Warning—I’m about to use the n-word.
Actually, Ta-Nehisi Coates uses it to put in the starkest terms his argument that white supremacy is the core of Donald Trump’s bitter Presidency:
For Trump, it almost seems that the fact of Obama, the fact of a black president, insulted him personally. The insult intensified when Obama and Seth Meyers publicly humiliated him at the White House Correspondents’ Dinner in 2011. But the bloody heirloom ensures the last laugh. Replacing Obama is not enough—Trump has made the negation of Obama’s legacy the foundation of his own. And this too is whiteness. “Race is an idea, not a fact,” the historian Nell Irvin Painter has written, and essential to the construct of a “white race” is the idea of not being a nigger. Before Barack Obama, niggers could be manufactured out of Sister Souljahs, Willie Hortons, and Dusky Sallys. But Donald Trump arrived in the wake of something more potent—an entire nigger presidency with nigger health care, nigger climate accords, and nigger justice reform, all of which could be targeted for destruction or redemption, thus reifying the idea of being white. Trump truly is something new—the first president whose entire political existence hinges on the fact of a black president. And so it will not suffice to say that Trump is a white man like all the others who rose to become president. He must be called by his rightful honorific—America’s first white president [Ta-Nehisi Coates, “The First White President,” The Atlantic, October 2017].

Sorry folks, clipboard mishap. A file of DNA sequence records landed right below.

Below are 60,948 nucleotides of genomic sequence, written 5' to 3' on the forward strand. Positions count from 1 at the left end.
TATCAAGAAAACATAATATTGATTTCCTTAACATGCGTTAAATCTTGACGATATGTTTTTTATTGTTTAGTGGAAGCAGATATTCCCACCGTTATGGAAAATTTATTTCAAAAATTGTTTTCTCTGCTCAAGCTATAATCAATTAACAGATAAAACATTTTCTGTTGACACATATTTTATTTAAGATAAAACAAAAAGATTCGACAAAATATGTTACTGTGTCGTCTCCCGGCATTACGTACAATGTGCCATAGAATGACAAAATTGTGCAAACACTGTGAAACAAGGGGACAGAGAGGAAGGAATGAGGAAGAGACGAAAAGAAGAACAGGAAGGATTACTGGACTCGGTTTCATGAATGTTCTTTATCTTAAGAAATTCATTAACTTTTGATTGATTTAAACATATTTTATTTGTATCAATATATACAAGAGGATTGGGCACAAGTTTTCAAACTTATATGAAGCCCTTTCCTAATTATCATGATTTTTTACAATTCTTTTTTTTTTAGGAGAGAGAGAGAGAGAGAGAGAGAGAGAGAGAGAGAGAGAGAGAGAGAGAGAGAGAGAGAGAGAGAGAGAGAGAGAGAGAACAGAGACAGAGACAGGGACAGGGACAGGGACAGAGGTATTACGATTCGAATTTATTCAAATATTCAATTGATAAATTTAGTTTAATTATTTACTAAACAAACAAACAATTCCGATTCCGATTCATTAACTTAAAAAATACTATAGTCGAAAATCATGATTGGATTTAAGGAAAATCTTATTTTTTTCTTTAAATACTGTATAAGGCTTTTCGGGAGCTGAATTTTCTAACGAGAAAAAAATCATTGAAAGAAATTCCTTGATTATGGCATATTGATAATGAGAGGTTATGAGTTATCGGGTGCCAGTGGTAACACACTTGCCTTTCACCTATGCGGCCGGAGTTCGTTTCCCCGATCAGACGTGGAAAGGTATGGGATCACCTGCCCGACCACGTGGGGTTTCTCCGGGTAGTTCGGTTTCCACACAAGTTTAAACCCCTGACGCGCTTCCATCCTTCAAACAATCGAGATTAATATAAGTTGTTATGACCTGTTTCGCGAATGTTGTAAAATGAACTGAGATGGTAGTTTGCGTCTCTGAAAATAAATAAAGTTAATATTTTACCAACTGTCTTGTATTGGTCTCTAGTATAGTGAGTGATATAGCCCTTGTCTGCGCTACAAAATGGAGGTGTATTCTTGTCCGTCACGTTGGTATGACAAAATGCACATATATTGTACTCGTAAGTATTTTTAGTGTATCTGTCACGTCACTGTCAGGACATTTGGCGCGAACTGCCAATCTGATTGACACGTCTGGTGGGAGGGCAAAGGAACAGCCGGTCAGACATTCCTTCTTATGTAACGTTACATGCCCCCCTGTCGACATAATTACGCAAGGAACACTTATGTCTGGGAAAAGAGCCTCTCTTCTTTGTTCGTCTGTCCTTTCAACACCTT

Damon Linker in The Week says white supremacy can’t fully explain the rise of Trump. Amanda Marcotte offers a second leg for the awful Trumpist stool: a reaction to the decline of the fundamentalist Christian white male patriarchy:
Trump may be an unrepentant sinner, but he is a supporter of this patriarchal worldview, where straight men are in charge, women are quiet and submissive and people who fall outside these old-school heterosexual norms are marginalized. Voting for him was an obvious attempt by white evangelicals to impose this worldview on others, including (and perhaps especially) their own children, who are starting to ask hard questions about a moral order based on hierarchy and rigid gender roles instead of one built on empathy and kindness [Amanda Marcotte, “White Christians Are Now a Minority—But They’re Getting More Isolated and Less Tolerant,” Salon, 2017.09.11].
We can hope that Trump’s brilliant ignition of these vile fires will burn out the fervor of the racists and sexists who propelled him to the White House… or at least ignite the political conscience of the growing majority who find white patriarchy unacceptable and propel a new, decent candidate to the Presidency in 2020.